Speaker: Andrew Atkeson is Stanley M. Zimmerman Professor of Economics and Finance at UCLA. More »
We examine the quantitative impact of policy-induced changes in innovative investment by firms on growth in aggregate productivity and output in a fairly general specification of a model of growth through firms’ innovations that nests several commonly used models in the literature. We present simple analytical results isolating the specific features and/or parameters of the model that play the key roles in shaping its quantitative implications for the aggregate impact of policy-induced changes in innovative investment in the short-, medium- and long-term. We find that the implicit assumption made commonly in models in the literature that there is no social depreciation of innovation expenditures plays a key role not previously noted in the literature. Specifically, we find that the elasticity of aggregate productivity and output over the medium-term horizon (i.e. 20 years) with respect to policy-induced changes in the innovation intensity of the economy cannot be large if the model is calibrated to match a moderate initial growth rate of aggregate productivity and builds in the assumption of no social depreciation of innovation expenditures. In this case, the medium-term dynamics implied by the model are largely disconnected from the parameters of the model that determine the model’s long run implications and the socially optimal innovation intensity of the economy.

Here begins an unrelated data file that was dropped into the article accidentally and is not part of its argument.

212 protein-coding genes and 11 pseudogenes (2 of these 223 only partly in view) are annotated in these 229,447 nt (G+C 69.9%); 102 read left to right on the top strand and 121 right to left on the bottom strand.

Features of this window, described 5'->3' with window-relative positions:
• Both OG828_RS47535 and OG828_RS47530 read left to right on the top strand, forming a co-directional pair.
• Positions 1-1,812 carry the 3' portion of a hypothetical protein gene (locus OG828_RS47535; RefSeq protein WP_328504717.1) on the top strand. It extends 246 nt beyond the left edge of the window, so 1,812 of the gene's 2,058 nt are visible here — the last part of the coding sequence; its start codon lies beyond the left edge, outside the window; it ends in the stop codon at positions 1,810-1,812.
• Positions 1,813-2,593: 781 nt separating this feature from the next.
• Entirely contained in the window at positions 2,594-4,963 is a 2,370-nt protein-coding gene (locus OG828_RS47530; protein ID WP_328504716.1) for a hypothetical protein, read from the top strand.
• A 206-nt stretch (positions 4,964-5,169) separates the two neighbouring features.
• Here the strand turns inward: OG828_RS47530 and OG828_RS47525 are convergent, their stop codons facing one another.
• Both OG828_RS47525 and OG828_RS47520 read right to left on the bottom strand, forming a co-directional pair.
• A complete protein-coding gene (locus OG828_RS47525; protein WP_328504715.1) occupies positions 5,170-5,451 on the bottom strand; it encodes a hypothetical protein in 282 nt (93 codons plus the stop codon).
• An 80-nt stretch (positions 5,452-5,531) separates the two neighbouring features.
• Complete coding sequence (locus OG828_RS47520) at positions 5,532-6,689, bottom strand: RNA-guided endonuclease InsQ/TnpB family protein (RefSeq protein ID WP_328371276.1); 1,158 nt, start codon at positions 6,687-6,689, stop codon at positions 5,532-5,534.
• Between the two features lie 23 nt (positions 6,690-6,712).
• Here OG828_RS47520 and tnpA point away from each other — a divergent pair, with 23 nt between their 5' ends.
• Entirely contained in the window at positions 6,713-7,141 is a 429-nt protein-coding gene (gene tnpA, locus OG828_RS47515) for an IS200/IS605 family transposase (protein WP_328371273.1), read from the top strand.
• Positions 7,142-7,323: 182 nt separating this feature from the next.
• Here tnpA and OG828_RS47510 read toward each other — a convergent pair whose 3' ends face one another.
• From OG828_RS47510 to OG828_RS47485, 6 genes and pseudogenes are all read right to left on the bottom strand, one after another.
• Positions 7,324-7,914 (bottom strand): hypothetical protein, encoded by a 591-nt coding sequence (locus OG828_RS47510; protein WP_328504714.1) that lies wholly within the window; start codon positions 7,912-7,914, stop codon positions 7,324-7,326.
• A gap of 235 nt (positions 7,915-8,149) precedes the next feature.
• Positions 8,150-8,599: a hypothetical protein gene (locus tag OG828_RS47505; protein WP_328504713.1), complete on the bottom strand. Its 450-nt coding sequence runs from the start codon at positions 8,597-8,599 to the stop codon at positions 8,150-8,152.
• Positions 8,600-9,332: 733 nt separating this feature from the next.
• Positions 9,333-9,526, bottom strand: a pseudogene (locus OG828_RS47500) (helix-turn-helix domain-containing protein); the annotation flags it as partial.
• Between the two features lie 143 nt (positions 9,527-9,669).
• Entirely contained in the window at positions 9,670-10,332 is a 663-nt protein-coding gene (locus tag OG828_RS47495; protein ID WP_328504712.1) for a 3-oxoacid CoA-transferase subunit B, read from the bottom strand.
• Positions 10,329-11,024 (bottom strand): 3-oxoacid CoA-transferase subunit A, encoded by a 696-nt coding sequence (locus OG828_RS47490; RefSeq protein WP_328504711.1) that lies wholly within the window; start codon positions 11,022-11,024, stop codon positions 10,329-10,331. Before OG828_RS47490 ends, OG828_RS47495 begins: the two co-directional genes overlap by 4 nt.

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Last Updated: Sep 08, 2015